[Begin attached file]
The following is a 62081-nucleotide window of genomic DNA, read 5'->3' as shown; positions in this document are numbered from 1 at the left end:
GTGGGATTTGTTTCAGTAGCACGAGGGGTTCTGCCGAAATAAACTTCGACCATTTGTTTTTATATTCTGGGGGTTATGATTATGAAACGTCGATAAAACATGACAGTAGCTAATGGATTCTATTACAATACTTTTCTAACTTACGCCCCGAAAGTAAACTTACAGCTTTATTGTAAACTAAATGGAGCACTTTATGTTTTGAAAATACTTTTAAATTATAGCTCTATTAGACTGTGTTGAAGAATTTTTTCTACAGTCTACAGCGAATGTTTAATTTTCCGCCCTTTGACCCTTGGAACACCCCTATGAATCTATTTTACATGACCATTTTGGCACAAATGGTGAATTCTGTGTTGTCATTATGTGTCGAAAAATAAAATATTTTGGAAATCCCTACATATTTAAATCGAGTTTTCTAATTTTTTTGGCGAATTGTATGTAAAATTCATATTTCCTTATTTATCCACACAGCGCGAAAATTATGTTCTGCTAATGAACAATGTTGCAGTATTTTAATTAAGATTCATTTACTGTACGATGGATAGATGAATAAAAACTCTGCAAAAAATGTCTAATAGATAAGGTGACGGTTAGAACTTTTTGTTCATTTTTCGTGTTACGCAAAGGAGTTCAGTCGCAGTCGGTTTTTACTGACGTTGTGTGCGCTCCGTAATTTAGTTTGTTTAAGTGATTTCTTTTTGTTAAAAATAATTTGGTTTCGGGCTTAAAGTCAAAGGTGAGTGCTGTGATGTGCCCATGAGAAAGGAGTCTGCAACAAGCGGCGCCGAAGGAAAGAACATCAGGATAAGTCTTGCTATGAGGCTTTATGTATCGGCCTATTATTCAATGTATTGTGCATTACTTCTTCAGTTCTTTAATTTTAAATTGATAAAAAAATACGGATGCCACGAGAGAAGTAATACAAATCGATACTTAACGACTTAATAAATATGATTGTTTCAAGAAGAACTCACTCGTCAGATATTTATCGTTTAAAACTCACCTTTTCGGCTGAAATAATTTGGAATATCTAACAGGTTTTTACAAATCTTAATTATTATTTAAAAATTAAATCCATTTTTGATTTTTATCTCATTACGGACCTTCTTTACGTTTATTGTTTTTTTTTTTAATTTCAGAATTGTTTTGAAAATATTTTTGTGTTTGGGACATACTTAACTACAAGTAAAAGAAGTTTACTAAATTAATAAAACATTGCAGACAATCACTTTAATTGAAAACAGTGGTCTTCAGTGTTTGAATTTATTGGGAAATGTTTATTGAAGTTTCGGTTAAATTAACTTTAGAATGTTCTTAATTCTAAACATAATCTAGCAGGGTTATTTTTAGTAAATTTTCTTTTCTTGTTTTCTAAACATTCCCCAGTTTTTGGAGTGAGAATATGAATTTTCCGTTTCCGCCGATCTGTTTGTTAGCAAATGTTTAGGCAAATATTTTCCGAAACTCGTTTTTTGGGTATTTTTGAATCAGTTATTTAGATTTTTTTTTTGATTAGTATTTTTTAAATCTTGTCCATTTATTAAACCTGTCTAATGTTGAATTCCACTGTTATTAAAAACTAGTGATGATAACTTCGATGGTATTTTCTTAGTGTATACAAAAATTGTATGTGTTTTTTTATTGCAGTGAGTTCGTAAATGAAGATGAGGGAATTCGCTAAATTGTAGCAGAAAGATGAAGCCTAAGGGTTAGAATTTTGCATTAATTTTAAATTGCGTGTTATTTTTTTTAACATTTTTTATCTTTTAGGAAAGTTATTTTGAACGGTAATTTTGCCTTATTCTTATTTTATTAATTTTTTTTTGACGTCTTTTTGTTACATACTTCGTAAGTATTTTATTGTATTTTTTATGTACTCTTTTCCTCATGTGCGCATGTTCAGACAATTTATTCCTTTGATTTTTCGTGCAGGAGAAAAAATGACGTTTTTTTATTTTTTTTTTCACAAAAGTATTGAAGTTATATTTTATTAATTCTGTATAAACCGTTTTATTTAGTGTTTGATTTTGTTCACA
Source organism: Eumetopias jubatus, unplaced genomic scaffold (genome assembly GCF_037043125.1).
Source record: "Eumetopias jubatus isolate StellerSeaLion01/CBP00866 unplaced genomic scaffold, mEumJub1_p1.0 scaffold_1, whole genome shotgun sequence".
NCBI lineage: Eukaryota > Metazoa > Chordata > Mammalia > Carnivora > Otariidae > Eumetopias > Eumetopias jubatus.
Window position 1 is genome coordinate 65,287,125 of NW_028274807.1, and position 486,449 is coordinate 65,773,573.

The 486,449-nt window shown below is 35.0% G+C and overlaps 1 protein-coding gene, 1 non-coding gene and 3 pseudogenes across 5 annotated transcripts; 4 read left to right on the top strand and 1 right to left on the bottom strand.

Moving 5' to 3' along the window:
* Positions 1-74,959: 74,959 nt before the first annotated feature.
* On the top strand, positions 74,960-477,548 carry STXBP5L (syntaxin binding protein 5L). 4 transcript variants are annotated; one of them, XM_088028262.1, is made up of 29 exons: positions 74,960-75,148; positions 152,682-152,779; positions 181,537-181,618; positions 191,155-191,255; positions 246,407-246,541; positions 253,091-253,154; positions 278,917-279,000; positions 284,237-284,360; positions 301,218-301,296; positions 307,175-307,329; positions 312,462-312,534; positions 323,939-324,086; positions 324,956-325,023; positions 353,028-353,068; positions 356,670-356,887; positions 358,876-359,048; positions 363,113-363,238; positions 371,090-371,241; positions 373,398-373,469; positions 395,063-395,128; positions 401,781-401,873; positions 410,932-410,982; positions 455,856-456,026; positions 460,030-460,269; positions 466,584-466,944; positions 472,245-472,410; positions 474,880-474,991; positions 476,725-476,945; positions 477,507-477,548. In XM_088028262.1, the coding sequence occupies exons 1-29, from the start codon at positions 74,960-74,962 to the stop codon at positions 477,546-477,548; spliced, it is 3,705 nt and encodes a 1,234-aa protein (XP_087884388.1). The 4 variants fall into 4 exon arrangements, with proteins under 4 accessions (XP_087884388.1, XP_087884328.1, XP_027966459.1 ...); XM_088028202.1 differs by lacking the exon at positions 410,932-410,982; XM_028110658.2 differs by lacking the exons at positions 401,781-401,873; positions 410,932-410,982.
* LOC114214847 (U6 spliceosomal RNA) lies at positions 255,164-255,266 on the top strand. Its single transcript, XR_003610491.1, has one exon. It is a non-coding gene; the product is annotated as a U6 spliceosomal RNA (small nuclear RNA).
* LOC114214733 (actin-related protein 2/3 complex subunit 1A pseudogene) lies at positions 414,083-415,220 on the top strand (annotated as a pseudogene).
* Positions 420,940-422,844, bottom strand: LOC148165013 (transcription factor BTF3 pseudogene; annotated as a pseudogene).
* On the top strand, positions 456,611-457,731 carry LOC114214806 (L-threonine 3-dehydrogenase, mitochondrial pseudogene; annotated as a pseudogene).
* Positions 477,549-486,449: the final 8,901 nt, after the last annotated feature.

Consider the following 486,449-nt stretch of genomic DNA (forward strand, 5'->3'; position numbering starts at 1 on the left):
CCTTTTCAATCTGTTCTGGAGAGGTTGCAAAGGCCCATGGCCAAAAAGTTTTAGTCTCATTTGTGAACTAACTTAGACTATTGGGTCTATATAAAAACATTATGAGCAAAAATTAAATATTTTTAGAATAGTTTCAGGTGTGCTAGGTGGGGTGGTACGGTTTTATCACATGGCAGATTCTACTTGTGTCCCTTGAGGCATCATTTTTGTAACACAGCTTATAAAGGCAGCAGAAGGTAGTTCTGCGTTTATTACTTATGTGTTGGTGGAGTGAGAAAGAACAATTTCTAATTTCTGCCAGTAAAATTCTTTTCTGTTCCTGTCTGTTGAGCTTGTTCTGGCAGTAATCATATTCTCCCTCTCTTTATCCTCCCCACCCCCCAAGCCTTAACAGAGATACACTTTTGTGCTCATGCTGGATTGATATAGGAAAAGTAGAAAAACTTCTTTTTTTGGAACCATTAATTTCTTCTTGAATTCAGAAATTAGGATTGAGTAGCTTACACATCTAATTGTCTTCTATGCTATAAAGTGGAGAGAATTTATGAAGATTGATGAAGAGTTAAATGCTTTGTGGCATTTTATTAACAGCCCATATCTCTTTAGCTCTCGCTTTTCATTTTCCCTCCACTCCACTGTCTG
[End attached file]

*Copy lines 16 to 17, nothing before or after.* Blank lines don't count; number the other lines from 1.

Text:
Consider the following 486,449-nt stretch of genomic DNA (forward strand, 5'->3'; position numbering starts at 1 on the left):
CCTTTTCAATCTGTTCTGGAGAGGTTGCAAAGGCCCATGGCCAAAAAGTTTTAGTCTCATTTGTGAACTAACTTAGACTATTGGGTCTATATAAAAACATTATGAGCAAAAATTAAATATTTTTAGAATAGTTTCAGGTGTGCTAGGTGGGGTGGTACGGTTTTATCACATGGCAGATTCTACTTGTGTCCCTTGAGGCATCATTTTTGTAACACAGCTTATAAAGGCAGCAGAAGGTAGTTCTGCGTTTATTACTTATGTGTTGGTGGAGTGAGAAAGAACAATTTCTAATTTCTGCCAGTAAAATTCTTTTCTGTTCCTGTCTGTTGAGCTTGTTCTGGCAGTAATCATATTCTCCCTCTCTTTATCCTCCCCACCCCCCAAGCCTTAACAGAGATACACTTTTGTGCTCATGCTGGATTGATATAGGAAAAGTAGAAAAACTTCTTTTTTTGGAACCATTAATTTCTTCTTGAATTCAGAAATTAGGATTGAGTAGCTTACACATCTAATTGTCTTCTATGCTATAAAGTGGAGAGAATTTATGAAGATTGATGAAGAGTTAAATGCTTTGTGGCATTTTATTAACAGCCCATATCTCTTTAGCTCTCGCTTTTCATTTTCCCTCCACTCCACTGTCTG